At six in the morning on December 8th, the officers of the battalion were called to the radio room at the fort.  They were ordered to bring their tank platoons up to full strength at the perimeter of airfield.  All morning the sky was filled with American planes.  At noon, the planes landed to be refueled and the pilots went to lunch.  At 12:45, the tankers were having lunch and watched as 54 planes approached the airfield from the north.  As they watched, the saw "raindrops" falling from the planes.  When bombs began exploding, the soldiers knew the planes were Japanese.

    As a member of HQ Company, Richard remained in the battalion's bivouac.  He and the other men took cover to protect themselves from the bombs and bullets.  After the attack he saw the damage done to the airfield.
    HQ Company worked to supply the letter companies of the battalion with ammunition and fuel.  They also attempted to recover tanks that were disabled to used for parts.

    The evening of April 8, 1942, Capt. Fred Bruni, HQ's commanding officer, gave his men the news of the surrender.  While informing the members of the company of the surrender, he waved his arm toward the tanks and told the men that they would no longer need them.  As he spoke, his voice choked.  He turned away from the men for a moment, and when he turned back he continued.  He next told the sergeants what they should do to disable the tanks.  During the announcement, Bruni emphasized that they all were to surrender together.   He told the soldiers to destroy their weapons and any supplies that could be used by the Japanese.  The only thing they were told not to destroy were the company's trucks.  The men waited in their bivouac until ordered to move.  Somehow, Bruni had found enough bread and pineapple juice for what he called, "Their last supper."   
    On April 11th, the first Japanese soldiers appeared at HQ company's encampment.  Donald was now a Prisoner of War.  A Japanese officer ordered the company, with their possessions, out onto the road that ran in front of their encampment.  Once on the road, the soldiers were ordered to kneel along the sides of the road with their possessions in front of them.  As they knelt, the Japanese soldiers, who were passing them, went through their possessions and took whatever they wanted from the Americans.  They remained along the sides of the road for hours.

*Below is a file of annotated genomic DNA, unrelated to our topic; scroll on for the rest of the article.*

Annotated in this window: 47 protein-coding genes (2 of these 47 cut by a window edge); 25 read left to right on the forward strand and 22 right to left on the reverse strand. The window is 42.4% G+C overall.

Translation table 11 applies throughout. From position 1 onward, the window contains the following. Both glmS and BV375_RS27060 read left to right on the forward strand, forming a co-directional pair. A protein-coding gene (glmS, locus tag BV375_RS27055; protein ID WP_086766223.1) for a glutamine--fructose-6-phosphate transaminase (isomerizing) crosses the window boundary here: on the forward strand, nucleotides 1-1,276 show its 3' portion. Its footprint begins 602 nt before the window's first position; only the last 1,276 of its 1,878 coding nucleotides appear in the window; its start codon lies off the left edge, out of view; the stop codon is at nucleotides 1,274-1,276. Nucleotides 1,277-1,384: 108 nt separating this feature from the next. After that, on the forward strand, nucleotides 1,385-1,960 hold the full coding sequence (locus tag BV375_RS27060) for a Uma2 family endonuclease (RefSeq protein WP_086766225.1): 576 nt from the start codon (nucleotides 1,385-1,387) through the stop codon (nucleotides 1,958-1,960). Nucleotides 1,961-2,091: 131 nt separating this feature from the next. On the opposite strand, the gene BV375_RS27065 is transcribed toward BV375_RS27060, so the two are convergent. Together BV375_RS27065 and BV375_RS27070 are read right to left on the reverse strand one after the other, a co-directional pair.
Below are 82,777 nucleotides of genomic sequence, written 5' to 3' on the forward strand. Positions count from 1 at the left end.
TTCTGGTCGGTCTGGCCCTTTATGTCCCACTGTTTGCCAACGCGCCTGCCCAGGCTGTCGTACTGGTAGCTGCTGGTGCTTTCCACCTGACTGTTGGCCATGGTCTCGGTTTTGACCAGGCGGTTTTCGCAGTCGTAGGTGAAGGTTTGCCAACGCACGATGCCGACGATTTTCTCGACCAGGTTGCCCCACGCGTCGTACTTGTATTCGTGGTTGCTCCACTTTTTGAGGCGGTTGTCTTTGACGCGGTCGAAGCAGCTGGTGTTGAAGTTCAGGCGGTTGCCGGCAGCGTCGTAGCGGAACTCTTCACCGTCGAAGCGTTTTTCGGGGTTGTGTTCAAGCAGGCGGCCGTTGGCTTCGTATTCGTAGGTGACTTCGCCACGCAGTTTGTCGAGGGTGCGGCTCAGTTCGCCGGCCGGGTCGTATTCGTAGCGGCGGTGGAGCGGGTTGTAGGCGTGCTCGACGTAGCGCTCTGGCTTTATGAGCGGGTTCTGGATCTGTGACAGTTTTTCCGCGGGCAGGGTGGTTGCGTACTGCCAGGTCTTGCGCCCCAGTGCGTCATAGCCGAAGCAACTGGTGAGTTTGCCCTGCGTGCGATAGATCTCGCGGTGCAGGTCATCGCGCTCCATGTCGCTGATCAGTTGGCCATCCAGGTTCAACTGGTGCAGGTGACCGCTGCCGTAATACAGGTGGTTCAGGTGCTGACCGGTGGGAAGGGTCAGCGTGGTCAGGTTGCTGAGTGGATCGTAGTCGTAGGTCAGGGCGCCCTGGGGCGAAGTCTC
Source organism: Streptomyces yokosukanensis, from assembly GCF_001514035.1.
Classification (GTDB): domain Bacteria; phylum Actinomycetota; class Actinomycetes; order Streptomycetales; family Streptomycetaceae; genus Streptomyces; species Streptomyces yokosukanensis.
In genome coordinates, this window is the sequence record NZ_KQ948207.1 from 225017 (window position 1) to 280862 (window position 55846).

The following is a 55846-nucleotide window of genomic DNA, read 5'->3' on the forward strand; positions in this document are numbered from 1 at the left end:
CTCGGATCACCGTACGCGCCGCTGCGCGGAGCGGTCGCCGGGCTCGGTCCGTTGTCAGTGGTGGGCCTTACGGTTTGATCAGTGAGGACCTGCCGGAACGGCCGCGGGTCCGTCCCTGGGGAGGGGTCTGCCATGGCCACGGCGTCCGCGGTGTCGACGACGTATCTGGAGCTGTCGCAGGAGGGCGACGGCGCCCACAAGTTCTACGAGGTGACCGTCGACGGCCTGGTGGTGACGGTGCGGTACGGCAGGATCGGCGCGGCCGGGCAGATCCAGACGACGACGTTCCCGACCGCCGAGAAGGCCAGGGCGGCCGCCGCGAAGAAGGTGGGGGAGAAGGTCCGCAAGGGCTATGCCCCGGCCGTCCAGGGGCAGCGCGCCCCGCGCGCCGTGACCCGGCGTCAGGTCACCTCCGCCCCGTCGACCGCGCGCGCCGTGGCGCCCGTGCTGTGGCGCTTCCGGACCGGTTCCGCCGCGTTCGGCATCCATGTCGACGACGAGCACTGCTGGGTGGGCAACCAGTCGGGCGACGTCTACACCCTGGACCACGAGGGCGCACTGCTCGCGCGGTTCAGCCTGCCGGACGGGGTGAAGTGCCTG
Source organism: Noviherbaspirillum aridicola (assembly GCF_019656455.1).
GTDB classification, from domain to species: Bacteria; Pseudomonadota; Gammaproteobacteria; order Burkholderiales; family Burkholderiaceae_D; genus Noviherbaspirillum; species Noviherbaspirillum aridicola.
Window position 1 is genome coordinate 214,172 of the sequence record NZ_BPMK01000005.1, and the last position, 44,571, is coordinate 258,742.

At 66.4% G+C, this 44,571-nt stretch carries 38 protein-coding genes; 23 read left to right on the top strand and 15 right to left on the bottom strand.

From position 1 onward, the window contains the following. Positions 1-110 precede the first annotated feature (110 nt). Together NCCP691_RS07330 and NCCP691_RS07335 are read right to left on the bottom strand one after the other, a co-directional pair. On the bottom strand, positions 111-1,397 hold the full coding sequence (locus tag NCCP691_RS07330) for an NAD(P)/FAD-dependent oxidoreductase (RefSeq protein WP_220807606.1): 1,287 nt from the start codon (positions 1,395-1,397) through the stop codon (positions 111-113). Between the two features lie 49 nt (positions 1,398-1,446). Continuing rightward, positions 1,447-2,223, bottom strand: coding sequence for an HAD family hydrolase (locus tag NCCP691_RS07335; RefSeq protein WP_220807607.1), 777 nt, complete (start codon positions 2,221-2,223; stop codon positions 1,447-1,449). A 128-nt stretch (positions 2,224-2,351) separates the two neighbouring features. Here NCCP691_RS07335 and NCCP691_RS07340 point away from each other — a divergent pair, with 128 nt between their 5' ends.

HQ Company finally boarded trucks and drove to just outside of Mariveles.  From there, they walked to Mariveles Airfield and ordered to sit.  As they sat, the POWs noticed a line of Japanese soldiers forming across from them.  They soon realized that this was a firing squad and the Japanese were going to kill them.         

    As they prepared to die, a car pulled up and a Japanese officer got out of the car and spoke to the sergeant in charge of the detail.  After talking to the sergeant, he got back in the car and drove off.  The sergeant ordered the soldiers to lower their guns.
   Later in the day, the POWs were order to move and taken to a school yard in Mariveles and ordered to sit. 
Behind them were Japanese artillery pieces.  The guns were firing on Corregidor and Ft. Drum.  When the two American strongholds began returning fire, the prisoners found themselves in the line of fire and shells began landing around them.  Five POWs who hid in an old brick building were killed when it took a direct hit.  When the barrage ended, three if the four Japanese guns had been destroyed.      
    It was from this school yard that the POWs began the death march. 
The first five miles of the march was uphill.  They made their way north from Mariveles to San Fernando.  During the march men who had fell were shot and bayoneted where they fell. 
    When they reached San Fernando, the POWs were put in a bull pen which had been created by putting barbwire around a school yard.  They were left there for hours sitting in the sun.  At some point, the Japanese ordered them to form 100 men detachments.  When this was done, they were marched to the train station.